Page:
By: Michael Jackson
In my role educating health professionals about post-polio conditions it is important to compare and contrast aspects of other health conditions with Late Effects of Polio (LEoP). Doing so helps professionals to connect the features of different health conditions in their knowledge schema (internal map of information).
The current pandemic has provided numerous pathways by which to relate polio epidemics and viral health consequences to the lived pandemic experience of health professionals. A pathway of particular interest is long COVID – the lingering or re-emerging symptoms that occur months after recovery from the initial coronavirus infection.
In a TIME article published in late August 2021 about recent findings for those experiencing long COVID, the closing paragraph was particularly striking. The point being made was not about specific features of long COVID, but about a broader view of clinician-patient interaction. The statement by David Putrino, Director of Rehabilitation Innovation at Mount Sinai Health Systems, was:
“It’s the tip of the iceberg of enormous potential inequity and disparities in health. Most persistent symptoms are invisible symptoms, and walking into a doctor’s office and saying you have extreme fatigue [only] gets treated seriously when you’re not a member of a historically excluded group. And when you are, in many cases you don’t bother to even go to the doctor’s office because who is going to believe you?”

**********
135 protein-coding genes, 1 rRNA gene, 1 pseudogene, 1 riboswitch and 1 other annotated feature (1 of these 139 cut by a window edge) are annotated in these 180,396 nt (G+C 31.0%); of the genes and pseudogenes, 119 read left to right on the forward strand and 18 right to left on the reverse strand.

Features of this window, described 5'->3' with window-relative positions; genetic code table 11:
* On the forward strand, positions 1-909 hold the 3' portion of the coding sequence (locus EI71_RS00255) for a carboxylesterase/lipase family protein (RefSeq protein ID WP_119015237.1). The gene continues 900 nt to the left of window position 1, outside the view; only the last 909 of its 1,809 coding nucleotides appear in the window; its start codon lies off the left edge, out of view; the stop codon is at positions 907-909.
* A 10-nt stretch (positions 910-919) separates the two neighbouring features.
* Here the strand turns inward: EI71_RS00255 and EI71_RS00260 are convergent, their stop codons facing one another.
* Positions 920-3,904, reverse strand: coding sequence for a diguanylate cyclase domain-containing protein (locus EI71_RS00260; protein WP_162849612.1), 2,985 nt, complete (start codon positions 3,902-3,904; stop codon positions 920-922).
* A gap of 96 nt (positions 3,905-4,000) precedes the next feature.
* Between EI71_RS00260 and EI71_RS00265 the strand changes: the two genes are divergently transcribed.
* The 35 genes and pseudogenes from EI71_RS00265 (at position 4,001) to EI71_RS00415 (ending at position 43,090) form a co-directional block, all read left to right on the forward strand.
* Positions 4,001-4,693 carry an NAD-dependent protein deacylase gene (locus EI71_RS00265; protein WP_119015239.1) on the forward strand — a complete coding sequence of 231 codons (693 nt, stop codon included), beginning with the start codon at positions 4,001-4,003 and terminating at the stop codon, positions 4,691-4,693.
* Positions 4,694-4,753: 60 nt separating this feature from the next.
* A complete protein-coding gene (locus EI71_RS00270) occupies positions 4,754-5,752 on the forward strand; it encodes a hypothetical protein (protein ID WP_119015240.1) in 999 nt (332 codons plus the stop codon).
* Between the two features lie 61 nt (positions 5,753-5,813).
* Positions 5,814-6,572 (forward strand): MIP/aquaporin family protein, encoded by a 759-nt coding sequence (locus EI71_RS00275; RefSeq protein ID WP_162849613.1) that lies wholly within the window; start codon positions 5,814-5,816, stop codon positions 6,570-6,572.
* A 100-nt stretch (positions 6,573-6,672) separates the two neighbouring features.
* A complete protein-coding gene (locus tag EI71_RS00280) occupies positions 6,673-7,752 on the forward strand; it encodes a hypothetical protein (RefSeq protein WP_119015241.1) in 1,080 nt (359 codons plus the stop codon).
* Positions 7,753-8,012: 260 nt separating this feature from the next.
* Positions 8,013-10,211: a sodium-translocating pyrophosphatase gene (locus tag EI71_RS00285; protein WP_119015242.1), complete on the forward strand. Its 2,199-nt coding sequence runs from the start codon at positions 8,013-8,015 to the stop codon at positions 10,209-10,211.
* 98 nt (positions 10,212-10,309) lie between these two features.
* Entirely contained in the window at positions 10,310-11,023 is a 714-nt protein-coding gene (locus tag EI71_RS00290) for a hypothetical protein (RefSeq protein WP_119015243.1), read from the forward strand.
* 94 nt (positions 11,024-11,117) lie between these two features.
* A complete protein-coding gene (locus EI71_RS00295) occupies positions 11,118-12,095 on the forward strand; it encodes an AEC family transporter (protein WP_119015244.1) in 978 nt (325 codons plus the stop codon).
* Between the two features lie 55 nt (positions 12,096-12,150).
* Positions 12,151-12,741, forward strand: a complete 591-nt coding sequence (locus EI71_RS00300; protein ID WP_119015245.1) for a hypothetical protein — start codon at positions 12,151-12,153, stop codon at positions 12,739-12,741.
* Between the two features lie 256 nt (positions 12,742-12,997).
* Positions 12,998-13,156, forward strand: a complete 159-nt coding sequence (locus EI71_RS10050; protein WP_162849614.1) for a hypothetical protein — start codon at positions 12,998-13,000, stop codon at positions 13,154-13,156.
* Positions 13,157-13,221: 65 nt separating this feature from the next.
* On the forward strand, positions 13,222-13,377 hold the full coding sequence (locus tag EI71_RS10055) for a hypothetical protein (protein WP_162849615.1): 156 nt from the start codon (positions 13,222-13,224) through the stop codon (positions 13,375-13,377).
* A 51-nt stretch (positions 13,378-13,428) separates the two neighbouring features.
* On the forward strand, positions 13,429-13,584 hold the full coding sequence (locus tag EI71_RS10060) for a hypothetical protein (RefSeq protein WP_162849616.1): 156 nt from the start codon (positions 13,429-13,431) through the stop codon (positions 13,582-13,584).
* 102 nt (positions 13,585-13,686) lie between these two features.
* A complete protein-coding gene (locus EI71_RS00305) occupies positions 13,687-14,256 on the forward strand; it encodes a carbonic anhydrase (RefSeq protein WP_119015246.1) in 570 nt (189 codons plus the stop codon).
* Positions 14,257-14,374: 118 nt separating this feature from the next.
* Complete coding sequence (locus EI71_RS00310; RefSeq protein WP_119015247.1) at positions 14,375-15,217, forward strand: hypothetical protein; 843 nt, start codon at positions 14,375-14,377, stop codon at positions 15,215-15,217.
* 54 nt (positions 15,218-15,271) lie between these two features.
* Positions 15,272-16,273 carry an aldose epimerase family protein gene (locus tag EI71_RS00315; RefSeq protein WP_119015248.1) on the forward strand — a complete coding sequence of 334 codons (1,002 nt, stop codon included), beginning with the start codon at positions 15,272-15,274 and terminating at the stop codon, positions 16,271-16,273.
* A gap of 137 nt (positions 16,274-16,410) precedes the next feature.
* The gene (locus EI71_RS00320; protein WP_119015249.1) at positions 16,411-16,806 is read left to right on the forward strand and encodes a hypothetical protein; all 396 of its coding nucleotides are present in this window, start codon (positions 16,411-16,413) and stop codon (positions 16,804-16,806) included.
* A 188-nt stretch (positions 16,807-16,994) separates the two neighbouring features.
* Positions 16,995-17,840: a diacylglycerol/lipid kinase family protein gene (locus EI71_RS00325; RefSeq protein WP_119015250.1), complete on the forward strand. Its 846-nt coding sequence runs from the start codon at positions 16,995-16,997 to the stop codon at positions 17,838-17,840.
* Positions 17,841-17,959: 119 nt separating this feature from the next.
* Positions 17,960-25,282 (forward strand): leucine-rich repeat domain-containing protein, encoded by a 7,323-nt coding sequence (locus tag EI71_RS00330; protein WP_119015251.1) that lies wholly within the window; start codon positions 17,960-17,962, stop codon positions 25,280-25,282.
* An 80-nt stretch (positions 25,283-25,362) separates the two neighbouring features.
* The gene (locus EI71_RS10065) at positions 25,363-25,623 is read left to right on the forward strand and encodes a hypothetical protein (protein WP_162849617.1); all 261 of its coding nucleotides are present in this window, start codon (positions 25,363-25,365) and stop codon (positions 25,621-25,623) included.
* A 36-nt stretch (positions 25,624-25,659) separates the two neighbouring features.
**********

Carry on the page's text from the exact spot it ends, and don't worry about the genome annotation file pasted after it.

While the statement is about long COVID, it contains some clear parallels that those who experience Late Effects of Polio will recognise.
The statement highlights some persistent problems that polio survivors continue to experience and report:
- Having, and reporting on, persistent invisible symptoms
- Health professionals not fully grasping the impact of symptoms
- Health professionals making assumptions (i.e. expecting paralysis)
- Being in a recently excluded (or ill-recognised) group
- The frustrations of not being heard and becoming disenfranchised with health care
It is important for those who are health professionals to understand and recognise prevalent conditions – including their essential facts, figures, patterns, protocols, interventions and outcomes. It is also important to understand the aspects of a condition which are not easily seen, and which are not within their lived experience.
It will be years if not decades before we come to fully understand what we currently describe as long COVID. In the meantime, those who have experienced LEoP are well positioned to provide perspective on the lived experiences facing long haulers.